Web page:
From Texas Standard.
Last month, the Dallas Morning News uncovered an internal email from the Texas Juvenile Justice Department. It said that at least four staffers at the Gainesville State School, a lockup for juvenile offenders, could be sent to prison for sexual misconduct at the facility. The Juvenile Justice Department is no stranger to scandal. And to fix it, a set of advocacy groups have an idea – close all of its facilities and completely rethink how the state houses young offenders.
Texas Appleseed is one social and economic justice group involved in the effort. Executive Director Deborah Fowler co-signed a letter to Lt. Gov. Dan Patrick and House Speaker Joe Straus last week that outlines the problem and suggests a solution.
“This is something we’ve actually known for a long time,” she says. “The first round of legislation in the 2007 session actually focused on conditions in facilities. We had very similar allegations of systemic problems with staff and sexual abuse.”
The legislature put measures in place to ensure that there would be more oversight, according to Fowler. When this didn’t work, legislators shifted their focus to changing the way the facilities work.
“Instead, they started to move money out of state secure facilities and close them, and move money into the probation budget so that kids could be treated closer to home,” she says.
Fowler supports this move and cites research that proves it works. In 2015, the Council of State Government’s Justice Center published a report that found that youth who are treated closer to home, through probation, have better outcomes than those who are committed to state secure facilities.
But in recent years the legislature’s focus on reforming juvenile justice efforts has flagged, according to Fowler.
“We did not continue to see closing facilities prioritized,” she says.
Fowler’s first hand experience working with incarcerated youth informs her opinion that Texas should continue moving away from incarceration and toward probation in exacting juvenile justice.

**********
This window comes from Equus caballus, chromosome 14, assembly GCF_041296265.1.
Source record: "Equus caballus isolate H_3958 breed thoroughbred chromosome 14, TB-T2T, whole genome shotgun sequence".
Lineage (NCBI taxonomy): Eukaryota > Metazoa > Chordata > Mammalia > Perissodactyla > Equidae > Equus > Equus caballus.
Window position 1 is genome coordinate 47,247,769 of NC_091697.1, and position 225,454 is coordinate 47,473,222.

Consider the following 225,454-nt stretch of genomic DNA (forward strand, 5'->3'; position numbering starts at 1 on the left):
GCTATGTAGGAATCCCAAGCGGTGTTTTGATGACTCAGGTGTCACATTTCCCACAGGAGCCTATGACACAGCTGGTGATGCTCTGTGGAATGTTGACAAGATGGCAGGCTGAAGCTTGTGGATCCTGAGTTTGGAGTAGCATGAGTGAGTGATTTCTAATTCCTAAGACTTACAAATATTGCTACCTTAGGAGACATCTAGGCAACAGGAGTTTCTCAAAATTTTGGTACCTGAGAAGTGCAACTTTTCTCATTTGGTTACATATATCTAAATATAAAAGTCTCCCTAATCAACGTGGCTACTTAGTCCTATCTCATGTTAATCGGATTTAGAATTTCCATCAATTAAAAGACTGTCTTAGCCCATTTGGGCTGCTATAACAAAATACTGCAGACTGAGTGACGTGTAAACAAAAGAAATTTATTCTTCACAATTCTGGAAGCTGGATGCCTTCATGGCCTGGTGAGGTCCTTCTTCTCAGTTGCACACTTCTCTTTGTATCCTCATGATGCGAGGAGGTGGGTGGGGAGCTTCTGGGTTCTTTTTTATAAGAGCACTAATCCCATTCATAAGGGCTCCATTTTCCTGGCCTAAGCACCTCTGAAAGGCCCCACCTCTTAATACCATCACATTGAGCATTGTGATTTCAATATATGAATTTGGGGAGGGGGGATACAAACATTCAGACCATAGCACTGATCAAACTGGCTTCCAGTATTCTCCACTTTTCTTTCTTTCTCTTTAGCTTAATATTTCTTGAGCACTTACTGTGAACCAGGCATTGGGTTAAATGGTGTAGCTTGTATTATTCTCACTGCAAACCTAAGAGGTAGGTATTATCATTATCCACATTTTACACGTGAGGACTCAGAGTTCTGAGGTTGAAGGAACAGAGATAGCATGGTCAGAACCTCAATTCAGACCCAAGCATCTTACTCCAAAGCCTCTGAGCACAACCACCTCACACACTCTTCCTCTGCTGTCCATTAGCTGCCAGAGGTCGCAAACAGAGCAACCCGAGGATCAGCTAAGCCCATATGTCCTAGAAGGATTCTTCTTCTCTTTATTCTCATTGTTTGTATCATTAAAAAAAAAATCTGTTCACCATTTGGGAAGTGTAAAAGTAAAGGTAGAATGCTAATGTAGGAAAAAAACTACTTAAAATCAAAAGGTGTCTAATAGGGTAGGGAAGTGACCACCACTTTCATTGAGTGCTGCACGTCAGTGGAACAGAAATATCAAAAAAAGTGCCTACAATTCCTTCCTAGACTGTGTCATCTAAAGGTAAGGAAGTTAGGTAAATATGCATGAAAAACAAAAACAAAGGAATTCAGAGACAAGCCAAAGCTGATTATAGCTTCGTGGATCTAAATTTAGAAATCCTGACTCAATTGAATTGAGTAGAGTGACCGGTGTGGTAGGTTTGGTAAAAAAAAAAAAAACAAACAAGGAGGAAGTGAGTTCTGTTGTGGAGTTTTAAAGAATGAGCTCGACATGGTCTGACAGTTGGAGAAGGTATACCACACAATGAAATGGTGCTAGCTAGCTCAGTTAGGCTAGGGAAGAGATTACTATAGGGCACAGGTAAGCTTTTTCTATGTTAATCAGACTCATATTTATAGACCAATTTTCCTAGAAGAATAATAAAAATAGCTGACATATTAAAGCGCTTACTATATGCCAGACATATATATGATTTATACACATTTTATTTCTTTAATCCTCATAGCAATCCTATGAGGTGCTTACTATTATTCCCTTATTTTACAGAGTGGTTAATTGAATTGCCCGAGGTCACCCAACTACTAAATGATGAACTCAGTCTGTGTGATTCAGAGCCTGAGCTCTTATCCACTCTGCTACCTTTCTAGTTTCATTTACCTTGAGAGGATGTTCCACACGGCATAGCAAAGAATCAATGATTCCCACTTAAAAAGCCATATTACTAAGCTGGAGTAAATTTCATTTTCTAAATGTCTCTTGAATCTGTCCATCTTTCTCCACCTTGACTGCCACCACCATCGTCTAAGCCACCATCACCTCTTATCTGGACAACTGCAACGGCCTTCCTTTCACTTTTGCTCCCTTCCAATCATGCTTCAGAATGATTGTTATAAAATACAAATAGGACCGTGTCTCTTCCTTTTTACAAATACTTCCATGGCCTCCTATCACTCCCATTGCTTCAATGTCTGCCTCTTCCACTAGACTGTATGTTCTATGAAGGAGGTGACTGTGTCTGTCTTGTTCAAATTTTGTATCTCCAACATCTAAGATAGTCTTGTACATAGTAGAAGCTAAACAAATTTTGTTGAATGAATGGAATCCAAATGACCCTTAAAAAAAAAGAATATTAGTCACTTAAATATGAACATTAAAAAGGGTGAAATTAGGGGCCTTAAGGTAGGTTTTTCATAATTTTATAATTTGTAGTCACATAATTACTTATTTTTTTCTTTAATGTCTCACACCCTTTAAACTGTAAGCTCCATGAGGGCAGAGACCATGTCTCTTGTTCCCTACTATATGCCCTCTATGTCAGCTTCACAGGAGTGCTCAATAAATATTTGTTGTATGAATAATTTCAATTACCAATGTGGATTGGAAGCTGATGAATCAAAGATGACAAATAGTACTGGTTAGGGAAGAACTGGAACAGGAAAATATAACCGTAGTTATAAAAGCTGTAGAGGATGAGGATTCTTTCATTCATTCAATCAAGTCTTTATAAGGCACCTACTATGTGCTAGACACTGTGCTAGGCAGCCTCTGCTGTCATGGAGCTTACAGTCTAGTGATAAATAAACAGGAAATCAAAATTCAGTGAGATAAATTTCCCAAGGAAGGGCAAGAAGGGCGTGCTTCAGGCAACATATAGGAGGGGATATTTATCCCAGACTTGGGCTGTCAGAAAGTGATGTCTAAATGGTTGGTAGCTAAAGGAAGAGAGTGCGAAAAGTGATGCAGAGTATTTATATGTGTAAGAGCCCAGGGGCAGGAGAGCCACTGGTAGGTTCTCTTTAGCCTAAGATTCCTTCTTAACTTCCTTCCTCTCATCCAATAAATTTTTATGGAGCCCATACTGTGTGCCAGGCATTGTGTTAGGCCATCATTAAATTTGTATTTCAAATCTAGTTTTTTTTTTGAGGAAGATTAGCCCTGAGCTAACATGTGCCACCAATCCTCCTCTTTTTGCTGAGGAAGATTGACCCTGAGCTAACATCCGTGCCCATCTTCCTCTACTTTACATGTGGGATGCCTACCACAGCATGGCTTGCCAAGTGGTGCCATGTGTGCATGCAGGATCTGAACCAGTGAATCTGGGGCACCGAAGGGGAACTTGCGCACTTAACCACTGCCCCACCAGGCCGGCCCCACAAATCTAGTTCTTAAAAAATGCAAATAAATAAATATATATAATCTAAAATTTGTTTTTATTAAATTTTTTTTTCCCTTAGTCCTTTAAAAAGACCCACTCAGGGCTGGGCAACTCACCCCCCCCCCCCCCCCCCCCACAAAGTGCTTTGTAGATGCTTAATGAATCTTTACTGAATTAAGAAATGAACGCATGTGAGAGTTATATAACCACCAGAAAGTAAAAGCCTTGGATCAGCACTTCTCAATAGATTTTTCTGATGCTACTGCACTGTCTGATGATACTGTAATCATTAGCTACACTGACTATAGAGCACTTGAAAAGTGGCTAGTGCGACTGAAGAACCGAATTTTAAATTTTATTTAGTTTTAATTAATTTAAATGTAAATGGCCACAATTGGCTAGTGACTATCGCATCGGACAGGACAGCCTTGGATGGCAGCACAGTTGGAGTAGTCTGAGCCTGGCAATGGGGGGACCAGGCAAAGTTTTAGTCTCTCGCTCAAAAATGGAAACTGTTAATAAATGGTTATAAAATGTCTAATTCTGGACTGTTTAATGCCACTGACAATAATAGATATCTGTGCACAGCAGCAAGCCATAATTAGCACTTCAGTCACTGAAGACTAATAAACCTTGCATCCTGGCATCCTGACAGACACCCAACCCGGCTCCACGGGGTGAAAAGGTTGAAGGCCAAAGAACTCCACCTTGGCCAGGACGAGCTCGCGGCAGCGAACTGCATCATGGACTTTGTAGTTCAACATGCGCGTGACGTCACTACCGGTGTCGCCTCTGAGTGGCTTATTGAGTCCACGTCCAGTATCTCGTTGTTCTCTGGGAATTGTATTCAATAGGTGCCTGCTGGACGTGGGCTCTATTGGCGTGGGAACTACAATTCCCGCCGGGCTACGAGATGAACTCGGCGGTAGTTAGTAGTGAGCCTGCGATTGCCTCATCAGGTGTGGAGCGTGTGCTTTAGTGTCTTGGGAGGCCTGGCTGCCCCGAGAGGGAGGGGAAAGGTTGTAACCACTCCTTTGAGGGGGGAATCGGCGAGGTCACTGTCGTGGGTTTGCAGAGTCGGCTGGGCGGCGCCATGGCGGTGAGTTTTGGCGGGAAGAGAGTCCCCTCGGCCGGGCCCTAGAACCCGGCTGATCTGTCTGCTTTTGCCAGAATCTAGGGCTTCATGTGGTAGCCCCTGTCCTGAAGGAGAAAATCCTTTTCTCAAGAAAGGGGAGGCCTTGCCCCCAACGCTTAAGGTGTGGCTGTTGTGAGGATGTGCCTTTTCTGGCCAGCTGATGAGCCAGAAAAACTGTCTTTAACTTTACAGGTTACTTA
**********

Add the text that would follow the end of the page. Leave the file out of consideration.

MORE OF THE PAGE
“I have spent hours and hours in these facilities talking to kids and what you find when you talk to them is that they have had significant histories of trauma,” she says. “So, naturally, when you place a child who has experienced that level of trauma in a setting where we are not only not able to treat them but also not able to keep them safe from additional trauma, the result is going to be catastrophic for the child and for the community that they are returning to.”
The letter Fowler co-signed, along with the ACLU of Texas, calls on the Texas Legislature to establish a timeline for sending home the juvenile offenders held in the five remaining facilities in the state.
But the Texas Juvenile Justice Department says not so fast.
“Those [probation] facilities don’t exist today. And this issue has to be addressed,” says Executive Director of the Juvenile Justice Department David Reilly.
Reilly says that his department has addressed the issue of reporting misconduct by staff.
“Today, we have a very robust reporting system,” he says. “Kids in these secure facilities have access to a special phone line that they can [use to] report. We have the office of the independent ombudsman who’s out in these facilities at least every month talking to kids, talking to staff.”
What hasn’t changed, and what seems to be out of the hands of the Texas Juvenile Justice Department, is a staffing issue at these facilities. Reilly says the turnover rate for staff in state youth incarceration facilities is 40% a year. This makes it hard to hire good people, Reilly says.
“We haven’t been able to prevent hiring [bad] people any more than the public schools, or really any youth activity, have. That’s where people who have an unhealthy interest in kids are attracted to.”
The letter from Fowler and the ACLU suggests that the rural nature of the existing facilities is contributing to this problem.
“It would be a challenge to appropriately staff these facilities anywhere in the state, but it is impossible when they are located in rural communities with small populations from which to recruit staff,” it says.
Reilly agrees with the suggestion in the letter that the Legislature set up a joint committee to study the issues facing the juvenile justice system and to come up with a plan.
“Our facilities are not safe enough today,” he says. “They’re not safe enough either for kids or for staff.”
He attributes this, in part, to the reallocation of resources away from incarceration facilities thanks to the work of advocates like Fowler and the ACLU.
He says, “There’s been a great reluctance to provide any more resources to a model that no one really likes.”
Written by Kate Groetzinger.